Higher Education and Training Minister Blade Nzimande has encouraged learners and students needing financial aid to submit their applications early.
“It is very important for students, parents and guardians to know that the National Student Financial Aid Scheme (NSFAS) will not open another window for new applications after this November 30 cut-off date – as doing so will delay the process of finalising funding lists for 2018,” Minister Nzimande said in a statement on Monday.
NSFAS does not require exam results for the application process, so learners are urged to apply before their exams start so that they know that their application has been submitted.
Applications for financial aid for the next year were opened in August for learners who wish to study at a public higher education institution or a technical and vocational education and training college.
Minister Nzimande has called on all public college and university students to take advantage of NSFAS application centres, the National Youth Development Agency (NYDA) local offices, as well as universities and Technical and Vocational Education and Training (TVET) Colleges Student Support Services Units at their disposal to provide drop-off services for applications.
“If applicants go to the NYDA offices to drop off application forms, they must ensure that they receive a reference number for future enquiries regarding their applications.
“Whilst the application process for funding to NSFAS is open for both online and paper-based forms, students are encouraged to rather make use of the online application platform as this is faster and more efficient, and they will receive their reference number immediately,” the Department of Higher Education and Training said.
Learners and current students at universities and TVET colleges who were not funded in prior years are urged to complete their applications early and ahead of the 30 November 2017 cut-off date.
Minister Nzimande has emphasised the need for students to make sure that their applications are completed timeously and contain all the required information.
As at 9 October 2017, NSFAS had already received 80 494 valid applications.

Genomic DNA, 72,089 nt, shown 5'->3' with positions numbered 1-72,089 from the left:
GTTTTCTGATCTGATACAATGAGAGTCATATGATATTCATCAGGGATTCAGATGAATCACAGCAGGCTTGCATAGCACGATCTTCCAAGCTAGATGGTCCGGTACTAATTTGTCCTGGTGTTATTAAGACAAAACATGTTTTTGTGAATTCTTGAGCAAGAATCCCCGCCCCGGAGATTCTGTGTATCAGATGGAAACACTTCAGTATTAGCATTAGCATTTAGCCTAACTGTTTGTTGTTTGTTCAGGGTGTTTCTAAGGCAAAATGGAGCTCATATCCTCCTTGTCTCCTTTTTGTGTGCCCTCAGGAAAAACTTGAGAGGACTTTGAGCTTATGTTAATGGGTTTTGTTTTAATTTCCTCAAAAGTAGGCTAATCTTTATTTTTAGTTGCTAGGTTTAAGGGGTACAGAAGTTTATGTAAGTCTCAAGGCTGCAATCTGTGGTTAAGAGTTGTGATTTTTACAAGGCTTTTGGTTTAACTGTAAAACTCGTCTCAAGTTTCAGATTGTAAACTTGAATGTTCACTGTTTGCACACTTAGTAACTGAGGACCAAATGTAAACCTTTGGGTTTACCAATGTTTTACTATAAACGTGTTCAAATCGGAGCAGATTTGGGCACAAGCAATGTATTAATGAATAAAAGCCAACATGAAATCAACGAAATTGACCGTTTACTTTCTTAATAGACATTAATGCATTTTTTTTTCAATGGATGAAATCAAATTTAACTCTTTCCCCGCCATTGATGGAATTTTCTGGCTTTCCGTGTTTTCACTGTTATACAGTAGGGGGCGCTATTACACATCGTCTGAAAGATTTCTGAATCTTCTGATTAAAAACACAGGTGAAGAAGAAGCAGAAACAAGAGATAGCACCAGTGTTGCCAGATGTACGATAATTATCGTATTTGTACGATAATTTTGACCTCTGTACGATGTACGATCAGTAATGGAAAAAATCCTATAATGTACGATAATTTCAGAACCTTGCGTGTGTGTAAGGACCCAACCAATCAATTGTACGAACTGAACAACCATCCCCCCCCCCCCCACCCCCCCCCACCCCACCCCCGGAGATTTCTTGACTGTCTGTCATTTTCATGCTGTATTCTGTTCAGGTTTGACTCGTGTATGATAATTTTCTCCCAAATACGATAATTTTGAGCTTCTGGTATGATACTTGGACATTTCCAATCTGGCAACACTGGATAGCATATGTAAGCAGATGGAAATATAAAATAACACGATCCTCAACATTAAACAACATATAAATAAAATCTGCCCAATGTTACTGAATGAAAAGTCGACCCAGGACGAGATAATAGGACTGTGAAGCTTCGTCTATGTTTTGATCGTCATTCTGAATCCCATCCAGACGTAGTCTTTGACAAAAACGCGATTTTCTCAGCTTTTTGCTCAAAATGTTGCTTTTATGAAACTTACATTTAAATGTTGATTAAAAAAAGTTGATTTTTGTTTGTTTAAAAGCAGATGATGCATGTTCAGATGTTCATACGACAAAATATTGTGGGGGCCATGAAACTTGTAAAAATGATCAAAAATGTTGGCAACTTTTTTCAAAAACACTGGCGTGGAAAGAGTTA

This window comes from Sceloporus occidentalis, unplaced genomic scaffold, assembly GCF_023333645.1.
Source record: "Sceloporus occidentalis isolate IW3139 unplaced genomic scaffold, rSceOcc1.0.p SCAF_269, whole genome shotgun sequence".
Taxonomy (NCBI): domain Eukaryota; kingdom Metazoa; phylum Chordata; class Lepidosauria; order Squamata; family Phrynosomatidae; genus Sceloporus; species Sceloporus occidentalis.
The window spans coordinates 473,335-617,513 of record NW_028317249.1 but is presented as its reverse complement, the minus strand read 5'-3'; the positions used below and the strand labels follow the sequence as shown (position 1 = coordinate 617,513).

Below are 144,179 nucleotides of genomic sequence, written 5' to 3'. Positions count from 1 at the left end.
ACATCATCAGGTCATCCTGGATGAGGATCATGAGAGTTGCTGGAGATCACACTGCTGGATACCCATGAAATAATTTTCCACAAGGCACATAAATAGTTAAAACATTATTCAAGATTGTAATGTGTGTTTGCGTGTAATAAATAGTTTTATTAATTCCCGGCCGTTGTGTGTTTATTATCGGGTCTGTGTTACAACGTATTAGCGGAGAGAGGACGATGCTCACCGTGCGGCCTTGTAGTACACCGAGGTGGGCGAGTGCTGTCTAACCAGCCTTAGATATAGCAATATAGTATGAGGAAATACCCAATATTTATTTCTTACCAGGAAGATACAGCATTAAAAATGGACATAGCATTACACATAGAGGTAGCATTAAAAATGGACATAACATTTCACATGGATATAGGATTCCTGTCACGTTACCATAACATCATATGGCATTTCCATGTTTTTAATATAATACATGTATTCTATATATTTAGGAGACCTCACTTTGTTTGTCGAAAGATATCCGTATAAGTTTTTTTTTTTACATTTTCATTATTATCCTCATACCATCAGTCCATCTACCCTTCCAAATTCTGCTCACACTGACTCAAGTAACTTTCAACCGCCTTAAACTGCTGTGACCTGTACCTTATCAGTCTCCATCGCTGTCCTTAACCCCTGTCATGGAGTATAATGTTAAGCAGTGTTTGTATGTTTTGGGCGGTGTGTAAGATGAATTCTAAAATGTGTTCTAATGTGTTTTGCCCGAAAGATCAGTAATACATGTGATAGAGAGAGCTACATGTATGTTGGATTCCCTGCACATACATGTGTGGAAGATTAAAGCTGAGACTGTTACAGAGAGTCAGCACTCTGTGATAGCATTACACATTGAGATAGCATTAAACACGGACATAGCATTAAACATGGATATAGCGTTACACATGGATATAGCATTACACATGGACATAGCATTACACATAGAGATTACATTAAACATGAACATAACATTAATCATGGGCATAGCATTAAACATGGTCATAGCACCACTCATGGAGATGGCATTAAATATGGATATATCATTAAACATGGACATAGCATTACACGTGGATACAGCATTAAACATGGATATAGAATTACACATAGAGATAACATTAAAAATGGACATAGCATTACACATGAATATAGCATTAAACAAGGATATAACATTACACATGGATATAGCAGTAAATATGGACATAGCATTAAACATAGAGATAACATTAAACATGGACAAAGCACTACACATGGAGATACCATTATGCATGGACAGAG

Students are advised that only applications submitted online or via the National Youth Development Agency (NYDA), as well as through participating universities and colleges would be accepted.
Students need to make sure that their applications include all the requisite supporting documentations including certified copies of their and their parents IDs, or an unabridged birth certificate.
The department said NSFAS has partnered with Departments of Home Affairs and Basic Education to ensure a swift and thorough data processing and verification to identify any anomalies against the country’s national population registry and matric examination database.
Although not a requirement by NSFAS, applicants are advised to submit both an ID and unabridged birth certificate to speed up the verification process.
The 2017 NSFAS funded students that will be progressing to the next academic level in 2018 need not re-apply for funding.
“However, students who are currently enrolled and were not funded in 2017 – or have never received NSFAS funding, and whose family circumstances have changed and believe that they qualify for NSFAS funding – should apply.
“Moving forward we encourage all our young people to start applying for their smart identification cards in time for the 2019 enrolment period as this would make the processing of applications even more efficient due to completeness of all individuals’ records,” the Minister said.